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Oprah's Choice

May 9, 2009 | by Rabbi Benjamin Blech

The powerful message of Elie Wiesel's Night.

I know it's hard to believe, but there is there is something even more powerful than a Nobel Prize to make a book shoot to the very top of the best-seller lists.

If an author can have his work selected by Oprah Winfrey's book club, sales immediately soar to the stratosphere. A nod of approval from television's superstar guarantees number one listing on Amazon and a mad rush by millions of buyers for the latest "must read" as decreed by America's most influential literary maven.

That surely has to be good news for Elie Wiesel, the Nobel Peace Prize laureate in 1986, whose ground-breaking book on the Holocaust, Night, has been announced as the most recent Oprah's choice.

The world simply didn't want to hear about atrocities beyond human comprehension.

Granted, Wiesel had to wait a long time for this honor. In retrospect it seems almost incredible that when Night was first written, not a single publisher was interested. "Too morbid," they told Wiesel in their rejection letters. "No one will read it." Finally accepted by a small publishing house in the States in 1960, Wiesel got a paltry advance of $100 and saw sales of but a little over 1,000 copies in 18 months.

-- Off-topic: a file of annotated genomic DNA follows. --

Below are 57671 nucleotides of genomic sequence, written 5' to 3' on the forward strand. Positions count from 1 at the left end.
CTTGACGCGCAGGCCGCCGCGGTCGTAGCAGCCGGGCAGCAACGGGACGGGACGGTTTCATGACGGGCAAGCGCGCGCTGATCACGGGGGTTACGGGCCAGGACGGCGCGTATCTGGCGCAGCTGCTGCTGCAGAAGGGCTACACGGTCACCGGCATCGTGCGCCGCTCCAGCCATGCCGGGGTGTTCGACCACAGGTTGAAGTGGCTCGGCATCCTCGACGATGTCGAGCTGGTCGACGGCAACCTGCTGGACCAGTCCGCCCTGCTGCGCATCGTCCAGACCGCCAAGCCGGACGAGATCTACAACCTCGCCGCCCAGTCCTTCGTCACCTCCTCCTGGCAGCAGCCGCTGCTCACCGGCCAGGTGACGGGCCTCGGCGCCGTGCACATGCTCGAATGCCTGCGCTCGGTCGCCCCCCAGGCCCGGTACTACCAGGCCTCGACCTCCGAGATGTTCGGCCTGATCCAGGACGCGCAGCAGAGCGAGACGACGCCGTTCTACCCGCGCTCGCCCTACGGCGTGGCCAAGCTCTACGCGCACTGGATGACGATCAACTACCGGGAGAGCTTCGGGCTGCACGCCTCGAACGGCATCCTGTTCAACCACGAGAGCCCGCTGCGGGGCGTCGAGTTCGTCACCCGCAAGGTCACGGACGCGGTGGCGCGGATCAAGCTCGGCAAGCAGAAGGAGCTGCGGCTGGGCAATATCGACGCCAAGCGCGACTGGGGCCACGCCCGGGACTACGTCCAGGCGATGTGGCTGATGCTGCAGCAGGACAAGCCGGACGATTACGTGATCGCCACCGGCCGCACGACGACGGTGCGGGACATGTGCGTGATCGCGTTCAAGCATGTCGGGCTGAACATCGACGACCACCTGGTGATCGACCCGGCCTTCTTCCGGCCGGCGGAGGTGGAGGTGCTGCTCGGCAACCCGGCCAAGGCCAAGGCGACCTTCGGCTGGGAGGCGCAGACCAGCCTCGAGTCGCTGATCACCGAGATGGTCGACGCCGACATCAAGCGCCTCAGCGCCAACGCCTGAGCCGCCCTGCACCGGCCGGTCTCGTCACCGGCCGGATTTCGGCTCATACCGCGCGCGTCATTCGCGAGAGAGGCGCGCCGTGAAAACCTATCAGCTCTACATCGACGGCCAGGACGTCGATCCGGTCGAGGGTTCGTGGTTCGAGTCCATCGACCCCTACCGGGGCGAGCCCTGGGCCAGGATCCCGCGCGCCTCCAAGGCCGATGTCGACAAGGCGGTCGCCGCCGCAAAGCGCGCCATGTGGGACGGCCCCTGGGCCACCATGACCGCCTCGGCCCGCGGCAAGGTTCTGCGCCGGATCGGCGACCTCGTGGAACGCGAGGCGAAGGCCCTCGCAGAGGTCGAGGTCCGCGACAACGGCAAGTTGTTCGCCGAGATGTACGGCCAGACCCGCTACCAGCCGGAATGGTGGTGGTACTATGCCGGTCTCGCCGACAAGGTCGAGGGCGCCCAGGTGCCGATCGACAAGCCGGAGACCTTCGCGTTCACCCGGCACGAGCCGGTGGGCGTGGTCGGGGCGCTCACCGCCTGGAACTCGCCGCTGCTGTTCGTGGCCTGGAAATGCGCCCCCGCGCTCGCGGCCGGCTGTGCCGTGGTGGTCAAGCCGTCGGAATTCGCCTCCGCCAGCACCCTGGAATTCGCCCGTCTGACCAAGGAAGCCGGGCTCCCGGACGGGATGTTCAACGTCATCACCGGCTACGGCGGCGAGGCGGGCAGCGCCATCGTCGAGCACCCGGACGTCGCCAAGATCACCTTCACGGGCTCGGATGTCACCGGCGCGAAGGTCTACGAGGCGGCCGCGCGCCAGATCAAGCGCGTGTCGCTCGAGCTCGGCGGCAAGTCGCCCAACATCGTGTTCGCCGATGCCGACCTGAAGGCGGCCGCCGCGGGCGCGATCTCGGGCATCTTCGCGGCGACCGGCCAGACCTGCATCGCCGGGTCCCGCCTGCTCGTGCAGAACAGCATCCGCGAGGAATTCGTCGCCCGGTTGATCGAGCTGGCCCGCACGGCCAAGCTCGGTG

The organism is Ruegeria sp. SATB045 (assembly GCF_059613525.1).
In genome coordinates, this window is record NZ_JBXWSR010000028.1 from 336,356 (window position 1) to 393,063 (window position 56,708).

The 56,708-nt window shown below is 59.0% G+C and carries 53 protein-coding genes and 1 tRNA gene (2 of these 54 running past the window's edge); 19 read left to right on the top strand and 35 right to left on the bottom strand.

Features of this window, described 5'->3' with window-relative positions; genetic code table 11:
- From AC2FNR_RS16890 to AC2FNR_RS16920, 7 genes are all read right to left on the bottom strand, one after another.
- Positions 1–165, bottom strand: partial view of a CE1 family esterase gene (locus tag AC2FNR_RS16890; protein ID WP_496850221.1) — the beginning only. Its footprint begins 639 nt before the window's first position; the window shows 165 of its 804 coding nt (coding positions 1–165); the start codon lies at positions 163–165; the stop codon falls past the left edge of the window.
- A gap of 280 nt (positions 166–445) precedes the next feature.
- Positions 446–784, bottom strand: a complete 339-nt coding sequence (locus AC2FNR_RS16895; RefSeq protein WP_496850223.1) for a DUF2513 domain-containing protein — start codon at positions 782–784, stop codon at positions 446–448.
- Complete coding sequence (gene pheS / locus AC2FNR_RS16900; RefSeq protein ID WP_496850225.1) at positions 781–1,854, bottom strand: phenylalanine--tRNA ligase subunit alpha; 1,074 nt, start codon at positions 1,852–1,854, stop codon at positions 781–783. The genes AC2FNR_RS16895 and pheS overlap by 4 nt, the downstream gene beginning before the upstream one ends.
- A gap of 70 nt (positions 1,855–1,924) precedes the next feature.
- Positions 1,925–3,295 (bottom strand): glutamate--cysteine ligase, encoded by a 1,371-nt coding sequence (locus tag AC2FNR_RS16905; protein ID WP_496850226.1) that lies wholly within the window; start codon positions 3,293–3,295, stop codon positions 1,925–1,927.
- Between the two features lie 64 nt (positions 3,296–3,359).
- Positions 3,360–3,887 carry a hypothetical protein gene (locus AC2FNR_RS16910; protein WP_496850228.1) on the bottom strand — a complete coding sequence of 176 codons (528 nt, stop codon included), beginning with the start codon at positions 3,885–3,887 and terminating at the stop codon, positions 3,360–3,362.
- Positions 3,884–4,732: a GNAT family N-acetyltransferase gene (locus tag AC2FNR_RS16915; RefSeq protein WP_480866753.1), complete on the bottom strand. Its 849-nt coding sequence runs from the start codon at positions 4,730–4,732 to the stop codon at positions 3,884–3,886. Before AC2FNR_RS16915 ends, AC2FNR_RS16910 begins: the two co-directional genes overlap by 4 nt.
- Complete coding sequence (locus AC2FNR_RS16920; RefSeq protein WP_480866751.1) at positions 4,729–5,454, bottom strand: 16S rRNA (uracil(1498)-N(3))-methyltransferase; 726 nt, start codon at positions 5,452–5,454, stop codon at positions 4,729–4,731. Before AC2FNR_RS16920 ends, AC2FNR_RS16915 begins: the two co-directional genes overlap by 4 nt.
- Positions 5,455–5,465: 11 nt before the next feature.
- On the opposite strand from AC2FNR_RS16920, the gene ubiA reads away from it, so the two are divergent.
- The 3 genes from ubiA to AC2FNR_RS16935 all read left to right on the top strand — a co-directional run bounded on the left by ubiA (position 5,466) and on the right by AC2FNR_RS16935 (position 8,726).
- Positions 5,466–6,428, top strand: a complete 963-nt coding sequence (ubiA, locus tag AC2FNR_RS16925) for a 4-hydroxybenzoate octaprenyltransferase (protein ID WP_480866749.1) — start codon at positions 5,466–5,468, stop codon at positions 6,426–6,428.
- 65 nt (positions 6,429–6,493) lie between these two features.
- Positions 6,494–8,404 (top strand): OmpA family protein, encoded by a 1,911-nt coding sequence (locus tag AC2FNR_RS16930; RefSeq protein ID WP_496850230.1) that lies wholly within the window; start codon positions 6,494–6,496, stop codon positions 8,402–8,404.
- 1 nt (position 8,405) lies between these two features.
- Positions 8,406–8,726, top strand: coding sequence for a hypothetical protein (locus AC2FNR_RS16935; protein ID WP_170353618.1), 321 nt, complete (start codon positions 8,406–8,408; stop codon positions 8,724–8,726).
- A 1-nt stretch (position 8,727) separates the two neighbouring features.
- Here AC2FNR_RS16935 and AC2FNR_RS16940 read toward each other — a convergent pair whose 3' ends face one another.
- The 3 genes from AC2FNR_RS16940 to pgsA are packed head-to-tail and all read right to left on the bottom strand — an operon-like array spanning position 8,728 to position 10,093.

It was true. The world simply didn't want to hear about atrocities beyond human comprehension. Genocide just wasn't fashionable. Remembering the Holocaust was the "politically incorrect" mantra of the immediate post World War II era.

It took many years for the veil of silence to be lifted. But in time Night became recognized as perhaps the definitive personal account of the Holocaust's horrors. By now it's been translated into 30 languages. Without Oprah, it has already mesmerized millions of readers round the world. With this latest endorsement, Wiesel's memoir will almost certainly become a classic in the mold of A Diary of Anne Frank -- a book that must be read by anyone interested in understanding the events of the 20th century.